Egyptian women queue outside a polling station during voting on a disputed constitution drafted by Islamist supporters of then-President Mohammed Morsi, in Giza, Egypt, last December. In a country divided by a political crisis, families are not spared.
Egyptian women queue outside a polling station during voting on a disputed constitution drafted by Islamist supporters of then-President Mohammed Morsi, in Giza, Egypt, last December. In a country divided by a political crisis, families are not spared. Nasser Nasser/AP
Nagwa, Dina and May are sisters. All three are married, all three have children. All three had always been close — until now.
Egypt's political crisis is changing those relationships. Nagwa and May sympathize with the Muslim Brotherhood. Dina, on the other hand, supports the military, arguing that the generals are just keeping extremists at bay.
It is a division that is echoed in almost every Egyptian household. And the polarization has grown since the popularly backed military coup on July 3 that ousted Islamist President Mohamed Morsi and his Muslim Brotherhood from power.
Nagwa: 'People Look At Me And Think "Extremist" '
First we meet Nagwa at her home in eastern Cairo. (All three women asked us not to use their last names, or take their photos, for security reasons.) She usually wears a face covering, or niqab, favored by ultra-conservative Muslims. But today she is inside, among women, so she's dressed in a T-shirt and jeans.
Nagwa, 39, is a devout Muslim. Although she didn't support ousted President Mohamed Morsi, she says she feels pain over what's happened in her country: an elected Islamist president forced from power with the backing of much of the population.
And she worries that she'll get caught up in the wave of popular anger toward the Islamists. Hundreds of people are being arrested, often just on suspicion of links to the Brotherhood.
"Of course now I am scared," she says. "I am not willing to change the way I voice my views, but of course I am scared. ... People look at me and think 'extremist.' "
Her husband drives her to work now. And she wonders if people know she visited the pro-Morsi sit-in camps twice before they were forcibly dispersed.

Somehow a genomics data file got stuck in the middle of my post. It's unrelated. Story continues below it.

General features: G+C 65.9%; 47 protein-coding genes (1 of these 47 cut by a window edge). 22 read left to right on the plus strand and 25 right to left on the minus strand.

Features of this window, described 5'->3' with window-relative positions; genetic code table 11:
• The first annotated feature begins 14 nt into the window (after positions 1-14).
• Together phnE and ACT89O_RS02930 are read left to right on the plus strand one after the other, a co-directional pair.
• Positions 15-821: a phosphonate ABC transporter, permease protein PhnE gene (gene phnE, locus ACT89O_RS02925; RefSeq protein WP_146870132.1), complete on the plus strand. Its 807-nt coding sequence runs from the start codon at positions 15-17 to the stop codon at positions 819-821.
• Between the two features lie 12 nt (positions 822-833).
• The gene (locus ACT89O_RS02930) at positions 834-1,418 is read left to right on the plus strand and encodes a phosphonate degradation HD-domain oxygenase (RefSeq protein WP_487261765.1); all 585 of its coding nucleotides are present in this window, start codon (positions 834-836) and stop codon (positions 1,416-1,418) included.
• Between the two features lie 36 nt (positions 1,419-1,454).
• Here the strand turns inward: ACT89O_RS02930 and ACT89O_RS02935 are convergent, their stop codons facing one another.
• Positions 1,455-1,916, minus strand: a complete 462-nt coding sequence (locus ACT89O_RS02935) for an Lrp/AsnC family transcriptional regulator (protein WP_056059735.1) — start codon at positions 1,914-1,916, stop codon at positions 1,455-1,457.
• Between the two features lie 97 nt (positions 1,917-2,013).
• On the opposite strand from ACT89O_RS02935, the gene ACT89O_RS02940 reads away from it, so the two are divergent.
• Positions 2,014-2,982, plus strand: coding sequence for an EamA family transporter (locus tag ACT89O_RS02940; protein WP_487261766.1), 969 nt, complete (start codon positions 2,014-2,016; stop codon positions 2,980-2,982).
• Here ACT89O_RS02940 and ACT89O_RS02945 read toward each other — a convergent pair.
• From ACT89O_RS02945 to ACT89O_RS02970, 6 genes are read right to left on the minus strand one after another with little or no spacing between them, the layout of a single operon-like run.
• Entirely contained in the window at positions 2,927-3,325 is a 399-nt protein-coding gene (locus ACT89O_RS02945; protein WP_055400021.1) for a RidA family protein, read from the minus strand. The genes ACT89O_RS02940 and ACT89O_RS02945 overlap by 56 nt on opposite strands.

When Hosni Mubarak's secular, autocratic regime was toppled in 2011, Nagwa felt safe enough to wear a face veil. Her job at a partially state-owned company never allowed it before, but after the uprising she felt the space for freedom of religious expression was opening up.
"A woman wore the niqab and no one asked her to resign or punished her," she says. "So when she wore it, I put it on."
Now she's afraid again. There are rumors at her office that the company directors are now labeling each employee in one of three categories: extremist, moderate or non-religious.
Based on her attire, Nagwa is sure she's been classified as an extremist.
She tries not to walk alone anymore, worried that her niqab may invite reprisals. She says when she hears people in the street condemning Islamists, she walks the other way. Sometimes she hears people condemning her, based on her dress.
But the family, she says, doesn't all agree.
"We are somehow divided," she says.
Dina: 'I Believe In The Army'
Nagwa's sister Dina supports the military and loathes the Muslim Brotherhood. But the third sister, May, is a fierce supporter of the Islamists who joined street protests against the military after the overthrow of Morsi.
May, 29, refused to speak to us for personal reasons.
But we caught up with Dina in Beni Suef, a city on the Nile south of Cairo. She is also a devout Muslim. The 36-year-old wears a flowing abaya and a scarf over her hair but she doesn't cover her face.
Dina's husband was a member of parliament during the Mubarak era and her brothers-in-law are police officers. That, her sisters say, explains Dina's opposition to the Muslim Brotherhood — though she insists she has her own take on the Islamists. They were seeking total control of the state, Dina says, and they were responsible for the wave of violence that followed the military takeover.
And, she adds, the forced dispersal of the sit-in camps on Aug. 14, when hundreds died, was sad. But the Muslim Brotherhood was warned, she says.
"It was like a state within a state," Dina says. "Were they really unarmed? No, they were armed. Then what? It was not a peaceful protest. They were taking away other people's property. They were using electricity, and lighting up the place, and they were about to start having running water. We were all suffering."
She has just returned from picking up her three sons from school.
Dina coaxes her 5-year-old son Marwan to sing a pro-military song that he's memorized. It's called "Bless Your Hands, Bless My Country's Army."
"I believe in the army," Dina says. "Yes, some people were arrested unfairly but the army is fighting terrorism."
No More Talk Of Politics
Then she talks about her sisters. She and Nagwa have tried to avoid fights. But between Dina and May, there is no common ground.
Dina says May curses anyone who backs the military. May says Dina is supporting people who could have murdered her and her husband simply because they participated in protests against the generals.
"This is what made me cry," Dina says. "I told her I would not speak to her as long as she's says things like that. I was not happy to hear such things from religious people."
To save their relationship as sisters, they stopped talking about politics.